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August 17, 2017

As a chronological leader in the cohort of Baby Boomers who are now retired or thinking seriously about it, I’m happy to say that I have the resources and appetite for travel. Time is no longer a constraint, but there are others, of course. While I still have the energy to schlep through airports, carry my own luggage, and spend 12 hours strapped into an airplane seat, I have lost all desire to backpack through Europe or hitchhike across the United States. However, I still have lots of exploring to do.

Related: 11 Trips You Need to Take As Soon As You Retire

Others of my generation, and even younger folks, satisfy their urge to see the world by signing up with group travel companies that plan their itineraries, book their flights, reserve their hotel rooms, and arrange their meals and sightseeing tours. You’ve seen them – gathering on crowded corners near tourist sites, lining up for their buses, straining to see their guide’s flag over 50 other heads, filling entire sections of restaurants to the horror of their servers.

That’s not for me. I enjoy searching the internet for flights and destination details, browsing hotel and restaurant reviews, and reading up on what to see in the places I’m planning to visit. That’s part of the fun and reward of travel. And there’s so much useful information available that it makes the preparation nearly as enjoyable as the trip itself.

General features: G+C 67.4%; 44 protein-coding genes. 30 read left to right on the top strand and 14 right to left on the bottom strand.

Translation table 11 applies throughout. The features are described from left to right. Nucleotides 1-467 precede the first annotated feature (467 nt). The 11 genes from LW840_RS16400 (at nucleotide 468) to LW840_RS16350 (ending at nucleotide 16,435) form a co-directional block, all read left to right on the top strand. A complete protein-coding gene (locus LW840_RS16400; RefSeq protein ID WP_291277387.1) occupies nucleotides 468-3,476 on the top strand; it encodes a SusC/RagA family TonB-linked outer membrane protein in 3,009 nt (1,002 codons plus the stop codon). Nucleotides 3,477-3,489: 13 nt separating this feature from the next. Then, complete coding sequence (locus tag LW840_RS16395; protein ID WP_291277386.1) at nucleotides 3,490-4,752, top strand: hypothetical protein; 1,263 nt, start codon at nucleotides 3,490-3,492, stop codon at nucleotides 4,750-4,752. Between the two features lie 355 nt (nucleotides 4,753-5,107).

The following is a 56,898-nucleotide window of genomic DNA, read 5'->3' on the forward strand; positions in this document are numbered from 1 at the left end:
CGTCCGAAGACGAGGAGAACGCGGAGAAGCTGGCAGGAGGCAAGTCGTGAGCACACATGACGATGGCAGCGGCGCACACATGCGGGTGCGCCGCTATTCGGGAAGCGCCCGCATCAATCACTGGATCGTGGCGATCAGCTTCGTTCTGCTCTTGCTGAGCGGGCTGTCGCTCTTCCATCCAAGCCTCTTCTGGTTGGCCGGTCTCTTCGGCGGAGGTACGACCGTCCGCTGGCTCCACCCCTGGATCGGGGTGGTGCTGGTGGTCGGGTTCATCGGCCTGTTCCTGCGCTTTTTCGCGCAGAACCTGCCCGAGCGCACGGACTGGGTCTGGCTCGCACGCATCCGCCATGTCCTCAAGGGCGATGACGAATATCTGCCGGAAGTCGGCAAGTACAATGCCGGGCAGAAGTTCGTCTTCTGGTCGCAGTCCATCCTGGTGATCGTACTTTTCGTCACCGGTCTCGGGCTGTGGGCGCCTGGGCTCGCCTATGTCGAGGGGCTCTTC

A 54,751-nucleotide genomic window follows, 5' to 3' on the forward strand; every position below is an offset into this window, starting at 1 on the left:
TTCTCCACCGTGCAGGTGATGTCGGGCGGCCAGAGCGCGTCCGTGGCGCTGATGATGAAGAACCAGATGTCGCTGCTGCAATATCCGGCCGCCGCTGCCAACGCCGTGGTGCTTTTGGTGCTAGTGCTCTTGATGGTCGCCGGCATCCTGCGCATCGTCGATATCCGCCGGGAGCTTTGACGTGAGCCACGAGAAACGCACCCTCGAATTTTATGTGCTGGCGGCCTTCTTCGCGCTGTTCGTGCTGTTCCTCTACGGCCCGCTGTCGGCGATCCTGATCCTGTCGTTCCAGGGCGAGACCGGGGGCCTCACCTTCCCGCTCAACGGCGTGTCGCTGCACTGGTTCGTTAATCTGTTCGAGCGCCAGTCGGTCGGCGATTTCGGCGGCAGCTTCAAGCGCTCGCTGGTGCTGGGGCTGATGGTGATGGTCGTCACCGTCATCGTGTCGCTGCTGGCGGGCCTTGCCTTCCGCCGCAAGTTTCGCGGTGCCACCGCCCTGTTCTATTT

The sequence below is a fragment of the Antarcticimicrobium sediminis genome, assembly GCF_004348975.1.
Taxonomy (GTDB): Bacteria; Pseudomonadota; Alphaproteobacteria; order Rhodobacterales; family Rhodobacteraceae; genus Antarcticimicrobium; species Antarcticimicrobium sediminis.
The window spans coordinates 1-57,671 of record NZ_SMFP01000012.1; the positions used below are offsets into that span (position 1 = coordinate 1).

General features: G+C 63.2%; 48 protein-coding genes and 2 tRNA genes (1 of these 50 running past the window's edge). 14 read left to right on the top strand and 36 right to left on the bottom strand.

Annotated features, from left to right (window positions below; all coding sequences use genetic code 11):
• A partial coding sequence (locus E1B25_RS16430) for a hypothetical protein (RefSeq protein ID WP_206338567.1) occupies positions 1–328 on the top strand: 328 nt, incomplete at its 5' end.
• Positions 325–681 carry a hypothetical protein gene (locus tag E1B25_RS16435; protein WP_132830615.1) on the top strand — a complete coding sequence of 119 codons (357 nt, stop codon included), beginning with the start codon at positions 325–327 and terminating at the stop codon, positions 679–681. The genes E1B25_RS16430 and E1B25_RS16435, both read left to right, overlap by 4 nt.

Although I’ve met many lovely people along the way, I have no desire to spend all day every day with the same ones. Dining at restaurants that have been selected because they’re large enough to accommodate the group and low-priced enough to fit the budget has no appeal for me. Eating great food when and where I choose is always a highlight of my travels.

I understand that many of my fellow Boomers and travelers of all ages appreciate the security of having someone make the arrangements and care for them along the way. Group travel provides comfort for solo travelers and those who aren’t confident about planning all the details on their own. It eliminates worries about finding transportation, getting lost, missing an important site, or not speaking the language. I get it. Here are some tips based on what I learned about managing those challenges on my recent solo trip to Italy.

Do your research.

After deciding on my destination, I make the basic arrangements for flights and hotels, also considering what I want to see and where I want to dine. (I told you the eating part was important!) Then, if I have any concerns about getting around or being able to visit the popular tourist destinations, I look for day tours with reliable companies, especially those offering front-of-the-line access or other methods for avoiding the crowds.

Choose the right day tour for you.

In Rome, I naturally wanted to see the Sistine Chapel and Vatican Museums. So do thousands of others every day, especially during the peak travel months. I signed up with City Wonders for their morning tour when I learned that the company’s official Vatican Museums partnership enables their groups to use a special no-wait entrance. (Even skip-the-line groups often wait up to an hour.)

Our small group entered the museums 30 minutes before other tours, and our English-speaking guide shared fascinating anecdotes and historical details before leaving us to enjoy the magnificent art on our own. She relayed that as a sculptor Michelangelo was reluctant to take on the project of painting the Sistine Chapel ceiling, but “when the Pope asks, you do it.”